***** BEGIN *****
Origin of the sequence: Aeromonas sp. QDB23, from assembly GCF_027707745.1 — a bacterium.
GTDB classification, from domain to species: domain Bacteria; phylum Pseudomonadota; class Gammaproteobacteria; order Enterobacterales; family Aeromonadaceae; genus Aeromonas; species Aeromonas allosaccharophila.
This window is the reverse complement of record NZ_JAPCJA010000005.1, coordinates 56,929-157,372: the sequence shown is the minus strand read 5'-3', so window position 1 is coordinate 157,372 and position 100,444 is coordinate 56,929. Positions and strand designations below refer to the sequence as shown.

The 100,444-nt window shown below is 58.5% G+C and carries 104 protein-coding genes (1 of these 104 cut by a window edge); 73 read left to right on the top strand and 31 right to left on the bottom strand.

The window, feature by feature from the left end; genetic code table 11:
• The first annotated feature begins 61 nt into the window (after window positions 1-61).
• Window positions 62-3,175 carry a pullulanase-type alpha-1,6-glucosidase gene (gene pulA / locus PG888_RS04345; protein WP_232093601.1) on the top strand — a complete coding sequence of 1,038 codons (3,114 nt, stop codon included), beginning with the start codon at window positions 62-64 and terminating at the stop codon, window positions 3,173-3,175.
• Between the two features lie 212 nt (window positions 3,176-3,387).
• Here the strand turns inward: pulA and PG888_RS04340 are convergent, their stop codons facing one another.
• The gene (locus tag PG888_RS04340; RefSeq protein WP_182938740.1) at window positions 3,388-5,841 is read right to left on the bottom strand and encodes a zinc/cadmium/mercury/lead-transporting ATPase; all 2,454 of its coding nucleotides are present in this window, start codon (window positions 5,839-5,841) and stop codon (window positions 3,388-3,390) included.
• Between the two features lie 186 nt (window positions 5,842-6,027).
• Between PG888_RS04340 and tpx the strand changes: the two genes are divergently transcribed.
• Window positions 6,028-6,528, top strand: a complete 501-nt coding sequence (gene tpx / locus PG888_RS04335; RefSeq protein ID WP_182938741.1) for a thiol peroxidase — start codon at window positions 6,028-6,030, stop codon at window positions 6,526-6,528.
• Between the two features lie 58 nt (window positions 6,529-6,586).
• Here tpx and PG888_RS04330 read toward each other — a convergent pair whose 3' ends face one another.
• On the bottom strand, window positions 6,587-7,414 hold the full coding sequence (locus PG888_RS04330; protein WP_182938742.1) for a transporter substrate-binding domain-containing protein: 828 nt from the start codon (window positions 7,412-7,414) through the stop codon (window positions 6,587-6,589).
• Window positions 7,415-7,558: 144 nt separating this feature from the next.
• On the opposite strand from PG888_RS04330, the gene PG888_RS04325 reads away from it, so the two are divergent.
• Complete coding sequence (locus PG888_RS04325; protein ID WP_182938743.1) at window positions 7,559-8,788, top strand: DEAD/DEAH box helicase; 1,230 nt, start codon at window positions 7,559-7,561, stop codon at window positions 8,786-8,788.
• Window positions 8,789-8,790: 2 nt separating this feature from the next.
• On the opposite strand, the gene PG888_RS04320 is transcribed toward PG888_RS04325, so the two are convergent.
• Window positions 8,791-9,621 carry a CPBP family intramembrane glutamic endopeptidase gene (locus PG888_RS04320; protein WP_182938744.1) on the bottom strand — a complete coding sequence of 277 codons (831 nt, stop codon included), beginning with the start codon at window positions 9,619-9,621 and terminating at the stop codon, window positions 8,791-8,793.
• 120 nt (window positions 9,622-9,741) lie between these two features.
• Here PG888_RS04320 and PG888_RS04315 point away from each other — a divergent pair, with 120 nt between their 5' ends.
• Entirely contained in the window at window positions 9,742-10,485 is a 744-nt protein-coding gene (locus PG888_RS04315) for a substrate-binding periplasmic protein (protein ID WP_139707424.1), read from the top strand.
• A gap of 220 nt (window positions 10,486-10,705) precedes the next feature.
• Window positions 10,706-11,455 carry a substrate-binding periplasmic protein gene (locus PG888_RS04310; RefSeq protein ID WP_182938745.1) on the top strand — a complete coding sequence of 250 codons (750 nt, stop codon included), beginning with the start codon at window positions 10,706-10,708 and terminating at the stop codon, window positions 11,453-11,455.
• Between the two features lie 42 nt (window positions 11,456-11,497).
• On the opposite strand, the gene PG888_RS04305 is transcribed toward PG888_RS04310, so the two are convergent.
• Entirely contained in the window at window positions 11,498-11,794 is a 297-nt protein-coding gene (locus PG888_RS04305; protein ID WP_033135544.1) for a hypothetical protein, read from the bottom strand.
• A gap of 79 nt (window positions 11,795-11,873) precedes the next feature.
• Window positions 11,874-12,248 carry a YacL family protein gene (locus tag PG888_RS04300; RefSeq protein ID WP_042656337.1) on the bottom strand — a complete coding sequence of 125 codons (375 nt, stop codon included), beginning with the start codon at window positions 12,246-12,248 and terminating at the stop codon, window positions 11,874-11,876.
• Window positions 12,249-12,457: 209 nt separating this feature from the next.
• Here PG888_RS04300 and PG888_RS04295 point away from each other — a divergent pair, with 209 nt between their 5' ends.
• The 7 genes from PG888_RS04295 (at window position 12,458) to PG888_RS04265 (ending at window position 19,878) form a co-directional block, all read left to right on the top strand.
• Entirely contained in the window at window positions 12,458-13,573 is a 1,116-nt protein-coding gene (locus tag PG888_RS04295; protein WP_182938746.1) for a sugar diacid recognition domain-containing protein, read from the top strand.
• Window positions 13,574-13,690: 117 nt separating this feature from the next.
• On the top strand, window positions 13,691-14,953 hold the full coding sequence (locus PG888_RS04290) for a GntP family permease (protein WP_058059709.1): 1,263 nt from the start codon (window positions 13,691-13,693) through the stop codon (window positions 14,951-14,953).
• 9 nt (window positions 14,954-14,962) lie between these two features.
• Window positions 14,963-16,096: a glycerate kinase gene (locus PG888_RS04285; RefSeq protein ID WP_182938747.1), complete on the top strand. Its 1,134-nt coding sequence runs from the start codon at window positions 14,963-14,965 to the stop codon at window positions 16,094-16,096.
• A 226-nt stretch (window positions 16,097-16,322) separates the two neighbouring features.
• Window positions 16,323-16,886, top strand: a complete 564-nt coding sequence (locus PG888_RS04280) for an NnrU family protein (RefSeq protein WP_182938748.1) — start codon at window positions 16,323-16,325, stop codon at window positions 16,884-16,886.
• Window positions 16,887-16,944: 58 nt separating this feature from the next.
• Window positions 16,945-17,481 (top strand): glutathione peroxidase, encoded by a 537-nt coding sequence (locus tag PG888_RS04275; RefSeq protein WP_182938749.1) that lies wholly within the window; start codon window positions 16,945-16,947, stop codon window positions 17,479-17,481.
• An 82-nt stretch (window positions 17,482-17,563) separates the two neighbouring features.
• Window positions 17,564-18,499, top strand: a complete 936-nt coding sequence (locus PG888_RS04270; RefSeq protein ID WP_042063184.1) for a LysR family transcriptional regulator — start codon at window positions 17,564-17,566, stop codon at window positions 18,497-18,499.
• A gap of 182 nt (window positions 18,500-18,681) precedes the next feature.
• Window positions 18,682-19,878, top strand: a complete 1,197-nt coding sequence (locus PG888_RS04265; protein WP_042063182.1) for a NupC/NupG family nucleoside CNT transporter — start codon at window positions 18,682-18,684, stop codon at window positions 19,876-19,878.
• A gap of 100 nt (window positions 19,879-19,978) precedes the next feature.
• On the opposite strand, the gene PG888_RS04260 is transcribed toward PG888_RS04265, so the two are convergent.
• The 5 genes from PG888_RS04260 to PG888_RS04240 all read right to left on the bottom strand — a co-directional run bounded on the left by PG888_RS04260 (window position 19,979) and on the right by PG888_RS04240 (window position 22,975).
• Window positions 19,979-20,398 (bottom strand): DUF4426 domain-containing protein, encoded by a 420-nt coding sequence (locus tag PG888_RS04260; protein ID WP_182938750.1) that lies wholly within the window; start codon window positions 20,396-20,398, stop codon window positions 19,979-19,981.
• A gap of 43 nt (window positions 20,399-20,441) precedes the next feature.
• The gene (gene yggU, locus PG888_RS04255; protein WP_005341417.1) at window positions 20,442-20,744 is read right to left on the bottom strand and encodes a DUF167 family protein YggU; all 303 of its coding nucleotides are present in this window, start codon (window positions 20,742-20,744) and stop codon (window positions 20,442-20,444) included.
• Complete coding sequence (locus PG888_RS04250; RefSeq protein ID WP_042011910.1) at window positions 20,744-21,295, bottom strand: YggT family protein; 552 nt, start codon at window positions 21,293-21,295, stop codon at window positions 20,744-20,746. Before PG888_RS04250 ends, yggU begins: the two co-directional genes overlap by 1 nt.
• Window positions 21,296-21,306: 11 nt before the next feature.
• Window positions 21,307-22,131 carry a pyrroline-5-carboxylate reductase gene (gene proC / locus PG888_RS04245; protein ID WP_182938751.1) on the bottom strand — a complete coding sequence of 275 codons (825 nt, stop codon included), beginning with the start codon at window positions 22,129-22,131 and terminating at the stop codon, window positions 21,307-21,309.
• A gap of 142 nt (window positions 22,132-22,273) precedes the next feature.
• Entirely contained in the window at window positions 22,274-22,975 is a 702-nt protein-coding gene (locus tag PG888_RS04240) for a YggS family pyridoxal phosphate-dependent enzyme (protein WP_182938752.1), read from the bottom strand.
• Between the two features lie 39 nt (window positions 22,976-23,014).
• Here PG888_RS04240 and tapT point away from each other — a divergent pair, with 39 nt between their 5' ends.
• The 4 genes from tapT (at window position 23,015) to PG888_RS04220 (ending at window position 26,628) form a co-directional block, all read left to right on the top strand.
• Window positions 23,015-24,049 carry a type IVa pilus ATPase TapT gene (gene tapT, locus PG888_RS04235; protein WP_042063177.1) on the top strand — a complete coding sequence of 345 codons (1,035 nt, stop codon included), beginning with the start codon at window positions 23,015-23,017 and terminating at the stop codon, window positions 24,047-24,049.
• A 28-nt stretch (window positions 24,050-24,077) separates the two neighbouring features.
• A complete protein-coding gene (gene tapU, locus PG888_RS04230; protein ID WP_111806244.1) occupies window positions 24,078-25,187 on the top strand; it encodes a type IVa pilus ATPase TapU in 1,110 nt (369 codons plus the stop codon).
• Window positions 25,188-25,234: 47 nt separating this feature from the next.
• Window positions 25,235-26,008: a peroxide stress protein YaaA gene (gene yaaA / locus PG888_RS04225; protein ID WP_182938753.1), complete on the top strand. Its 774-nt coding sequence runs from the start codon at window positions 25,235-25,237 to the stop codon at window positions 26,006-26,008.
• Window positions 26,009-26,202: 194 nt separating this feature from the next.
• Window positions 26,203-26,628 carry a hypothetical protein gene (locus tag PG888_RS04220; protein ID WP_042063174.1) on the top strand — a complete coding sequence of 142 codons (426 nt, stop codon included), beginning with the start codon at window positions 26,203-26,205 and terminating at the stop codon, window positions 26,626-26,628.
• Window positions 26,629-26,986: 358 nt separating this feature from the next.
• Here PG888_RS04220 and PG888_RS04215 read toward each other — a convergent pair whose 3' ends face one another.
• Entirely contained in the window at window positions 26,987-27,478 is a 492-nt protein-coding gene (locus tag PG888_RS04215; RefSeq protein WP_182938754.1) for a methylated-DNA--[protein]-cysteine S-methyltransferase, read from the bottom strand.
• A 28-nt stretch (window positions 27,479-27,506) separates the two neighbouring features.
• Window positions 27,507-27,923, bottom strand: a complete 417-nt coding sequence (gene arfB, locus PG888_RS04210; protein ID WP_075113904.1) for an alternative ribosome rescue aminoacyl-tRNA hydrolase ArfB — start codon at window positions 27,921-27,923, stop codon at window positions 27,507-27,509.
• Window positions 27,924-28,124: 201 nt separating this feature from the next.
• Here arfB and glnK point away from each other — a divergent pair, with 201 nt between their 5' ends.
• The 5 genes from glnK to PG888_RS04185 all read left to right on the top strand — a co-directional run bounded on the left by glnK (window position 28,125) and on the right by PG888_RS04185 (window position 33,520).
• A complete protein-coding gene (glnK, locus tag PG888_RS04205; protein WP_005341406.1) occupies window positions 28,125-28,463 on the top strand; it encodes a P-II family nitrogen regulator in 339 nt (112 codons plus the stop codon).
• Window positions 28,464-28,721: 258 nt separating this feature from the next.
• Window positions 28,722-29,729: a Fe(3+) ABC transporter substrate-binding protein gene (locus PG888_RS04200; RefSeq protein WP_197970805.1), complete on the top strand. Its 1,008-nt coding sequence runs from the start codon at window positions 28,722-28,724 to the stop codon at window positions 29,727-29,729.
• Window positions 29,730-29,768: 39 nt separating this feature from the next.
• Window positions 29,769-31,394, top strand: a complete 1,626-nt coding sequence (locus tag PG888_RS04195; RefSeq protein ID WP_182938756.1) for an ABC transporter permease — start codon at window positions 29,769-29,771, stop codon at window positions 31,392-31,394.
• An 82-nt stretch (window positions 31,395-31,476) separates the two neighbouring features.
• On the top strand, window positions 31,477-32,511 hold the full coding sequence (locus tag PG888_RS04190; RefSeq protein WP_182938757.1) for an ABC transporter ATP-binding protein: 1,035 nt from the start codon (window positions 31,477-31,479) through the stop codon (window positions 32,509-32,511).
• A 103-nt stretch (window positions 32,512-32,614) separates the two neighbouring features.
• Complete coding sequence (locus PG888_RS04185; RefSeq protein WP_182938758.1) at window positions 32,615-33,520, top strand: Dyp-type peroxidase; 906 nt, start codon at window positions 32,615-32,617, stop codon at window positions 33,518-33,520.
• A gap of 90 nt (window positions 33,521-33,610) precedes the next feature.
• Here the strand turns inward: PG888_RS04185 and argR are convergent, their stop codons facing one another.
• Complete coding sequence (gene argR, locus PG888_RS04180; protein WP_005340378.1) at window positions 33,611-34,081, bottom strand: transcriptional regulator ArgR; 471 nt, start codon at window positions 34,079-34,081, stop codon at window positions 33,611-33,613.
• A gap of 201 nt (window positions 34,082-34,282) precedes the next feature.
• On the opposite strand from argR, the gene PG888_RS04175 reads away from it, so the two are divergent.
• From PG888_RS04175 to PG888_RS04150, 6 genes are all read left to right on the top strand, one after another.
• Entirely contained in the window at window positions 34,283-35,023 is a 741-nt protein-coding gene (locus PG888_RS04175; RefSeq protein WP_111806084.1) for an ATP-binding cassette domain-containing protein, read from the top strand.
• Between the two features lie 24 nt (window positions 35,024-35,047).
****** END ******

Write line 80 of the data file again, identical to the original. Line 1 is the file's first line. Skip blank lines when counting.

• Window positions 28,722-29,729: a Fe(3+) ABC transporter substrate-binding protein gene (locus PG888_RS04200; RefSeq protein WP_197970805.1), complete on the top strand. Its 1,008-nt coding sequence runs from the start codon at window positions 28,722-28,724 to the stop codon at window positions 29,727-29,729.